Great Expectations criticizes the ambition of the working class to reach the level of wealth and education possessed by the elite, upper class by illustrating the magnitude to which Pip is manipulated by Magwitch to reach these objectives. Pip is convinced that he must abandon his family and any chance of simple success in order to fulfill the educational and societal requirements for this aspired quality of life. Magwitch, a narcissist, wants to demonstrate his viability by using the unlucky state of affairs in his life to create a gentleman solely by his own exertion. Magwitch portrays Pip to the public as a gentleman who is not accustom to labor, but he ironically does this as a result of his own physical labor. In the text, Dickens makes several references to the exploitation that took place during the fairs of the 1800s to criticize Pip's gentlemanly hopes by displaying how Magwitch's development of a gentleman through his own physical labor mirrors the frequently untruthful attempts of a fair exhibitor to display his oddities.
The traditional definition of the gentleman which was adopted by the upper-classes in the seventeenth and eighteenth centuries was one that made virtuous the leisurely lifestyle of the wealthy. The gentleman possessed social qualities which made his company desirable. "High birth, talent, grace, physical attractiveness, eloquence, learning and sprezzatura (a nonchalant, effortless ease) in both physical and intellectual activities" (Platz 150) were qualities of the gentleman that contributed to the social importance of the position. These virtues, however, allowed for other characteristics, which in the labor sensitive culture of the mid-nineteenth century, were seen as flaws that were quickly attributed to the static wealth of the landed gentry. The title of "gentleman" had typically been applied to "younger sons of nobility, who had no title, land, military rank, or fixed occupation and therefore could not claim any established legal name" (Letwin 5). The title of gentleman therefore denotes one who passes his time idly without and obligation or responsibility besides remaining socially amiable. The emergence of the middle class in the nineteenth century allowed people not of noble birth to enter the ranks of gentility. Becoming an educated and morally noble gentleman had come within the reach of those who had previously been excluded. Industry made it possible for someone of the working class to elevate his social position through his own efforts. This new definition of the gentleman "had a great appeal among the emerging middle class because high birth, the traditional passport to recognition as a gentleman, could be side-stepped-at least in theory" (Platz 152). This new opportunity created a split between the traditional upper classes and the newly established English bourgeoisie. Dickens recognized the paradoxical aspiration toward the position of an idle gentleman through labor. Obtaining the appearance of a gentleman became more important than the means by which the facade is constructed. Platz writes, "Dickens' Great Expectations can be interpreted as an attempt to dismantle both the legitimacy and symbolic authority of the gentleman" (162). Pip deceives himself by accepting the old standard of the idle gentleman as a goal obtainable by a nineteenth century orphan. Platz continues, "Instead of shaping his inner self, as the traditional code would have required, [Pip] gives in to facile snobbery" (162). Pip's acceptance of this illusion allows him to be paraded by Magwitch as proof that a gentleman can indeed be created by labor. This deception is foiled because the exposure of the means to Pip's "expectations" leads to his realization that he has been an exhibit in Magwitch's sideshow.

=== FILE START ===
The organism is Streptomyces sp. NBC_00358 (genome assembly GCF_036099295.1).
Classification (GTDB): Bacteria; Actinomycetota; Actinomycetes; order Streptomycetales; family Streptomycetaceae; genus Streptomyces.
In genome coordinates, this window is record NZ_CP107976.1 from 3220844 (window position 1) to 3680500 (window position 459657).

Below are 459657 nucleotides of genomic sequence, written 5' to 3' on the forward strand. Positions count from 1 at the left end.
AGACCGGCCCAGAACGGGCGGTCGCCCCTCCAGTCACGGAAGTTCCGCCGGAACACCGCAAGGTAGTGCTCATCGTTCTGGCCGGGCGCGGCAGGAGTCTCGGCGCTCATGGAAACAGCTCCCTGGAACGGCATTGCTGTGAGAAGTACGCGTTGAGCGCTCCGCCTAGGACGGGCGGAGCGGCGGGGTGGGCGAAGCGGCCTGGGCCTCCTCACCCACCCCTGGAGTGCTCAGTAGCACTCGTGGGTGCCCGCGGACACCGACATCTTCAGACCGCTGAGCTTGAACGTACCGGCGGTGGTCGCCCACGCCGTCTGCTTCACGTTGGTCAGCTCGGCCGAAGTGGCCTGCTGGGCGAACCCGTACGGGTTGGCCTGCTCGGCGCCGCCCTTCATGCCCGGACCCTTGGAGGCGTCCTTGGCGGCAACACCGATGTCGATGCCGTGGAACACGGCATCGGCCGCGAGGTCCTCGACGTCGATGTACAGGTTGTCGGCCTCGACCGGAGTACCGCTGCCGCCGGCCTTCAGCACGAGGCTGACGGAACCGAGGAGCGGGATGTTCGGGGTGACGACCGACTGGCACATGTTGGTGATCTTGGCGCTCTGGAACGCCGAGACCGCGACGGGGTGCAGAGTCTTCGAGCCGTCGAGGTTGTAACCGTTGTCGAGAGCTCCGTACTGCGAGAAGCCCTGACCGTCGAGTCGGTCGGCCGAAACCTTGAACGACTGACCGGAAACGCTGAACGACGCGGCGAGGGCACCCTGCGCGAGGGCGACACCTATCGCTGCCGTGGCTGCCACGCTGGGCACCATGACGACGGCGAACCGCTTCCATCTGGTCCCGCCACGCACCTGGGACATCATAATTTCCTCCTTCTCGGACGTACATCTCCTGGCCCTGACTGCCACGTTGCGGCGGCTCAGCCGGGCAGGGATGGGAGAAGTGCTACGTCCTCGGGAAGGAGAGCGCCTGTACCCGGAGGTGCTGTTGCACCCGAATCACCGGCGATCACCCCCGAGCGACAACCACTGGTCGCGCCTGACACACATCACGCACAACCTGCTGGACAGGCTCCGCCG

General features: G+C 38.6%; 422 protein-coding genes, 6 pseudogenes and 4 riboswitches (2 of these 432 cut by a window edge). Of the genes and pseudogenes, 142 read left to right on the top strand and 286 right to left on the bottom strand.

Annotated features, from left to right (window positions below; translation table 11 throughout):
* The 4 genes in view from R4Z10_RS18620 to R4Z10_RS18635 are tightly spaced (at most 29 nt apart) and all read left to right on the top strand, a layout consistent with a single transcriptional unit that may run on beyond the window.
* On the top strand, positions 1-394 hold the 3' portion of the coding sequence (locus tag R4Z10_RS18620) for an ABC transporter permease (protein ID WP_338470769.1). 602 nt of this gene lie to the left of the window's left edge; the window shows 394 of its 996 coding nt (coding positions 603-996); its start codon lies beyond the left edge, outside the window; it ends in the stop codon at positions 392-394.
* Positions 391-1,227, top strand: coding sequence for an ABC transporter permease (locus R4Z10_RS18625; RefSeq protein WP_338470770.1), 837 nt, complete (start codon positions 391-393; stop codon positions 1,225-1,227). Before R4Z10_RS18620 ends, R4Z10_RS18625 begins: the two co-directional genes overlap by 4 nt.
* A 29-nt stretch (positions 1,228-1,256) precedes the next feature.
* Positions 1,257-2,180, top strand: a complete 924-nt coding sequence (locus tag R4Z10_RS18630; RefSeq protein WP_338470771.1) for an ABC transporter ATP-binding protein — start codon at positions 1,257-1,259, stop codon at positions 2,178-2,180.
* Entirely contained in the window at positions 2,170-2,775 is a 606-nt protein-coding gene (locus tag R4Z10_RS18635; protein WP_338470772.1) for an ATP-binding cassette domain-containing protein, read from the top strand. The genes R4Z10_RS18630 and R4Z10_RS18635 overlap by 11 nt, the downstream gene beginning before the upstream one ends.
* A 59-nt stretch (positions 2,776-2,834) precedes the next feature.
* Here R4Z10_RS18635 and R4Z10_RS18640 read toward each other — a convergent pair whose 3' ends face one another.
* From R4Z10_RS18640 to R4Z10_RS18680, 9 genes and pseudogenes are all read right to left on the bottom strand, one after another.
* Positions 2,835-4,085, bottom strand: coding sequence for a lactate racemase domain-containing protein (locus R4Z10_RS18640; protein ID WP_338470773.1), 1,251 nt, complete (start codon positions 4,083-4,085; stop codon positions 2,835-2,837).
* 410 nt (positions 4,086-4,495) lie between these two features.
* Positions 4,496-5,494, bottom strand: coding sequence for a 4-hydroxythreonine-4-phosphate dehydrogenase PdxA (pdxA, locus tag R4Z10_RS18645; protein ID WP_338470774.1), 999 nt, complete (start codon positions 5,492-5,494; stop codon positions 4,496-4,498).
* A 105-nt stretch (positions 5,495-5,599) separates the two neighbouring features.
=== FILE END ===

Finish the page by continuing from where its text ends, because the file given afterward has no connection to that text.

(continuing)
Dickens was familiar with the character of the traditional gentleman within his own family. John Dickens, Charles' father, was "a resilient man, with a gift of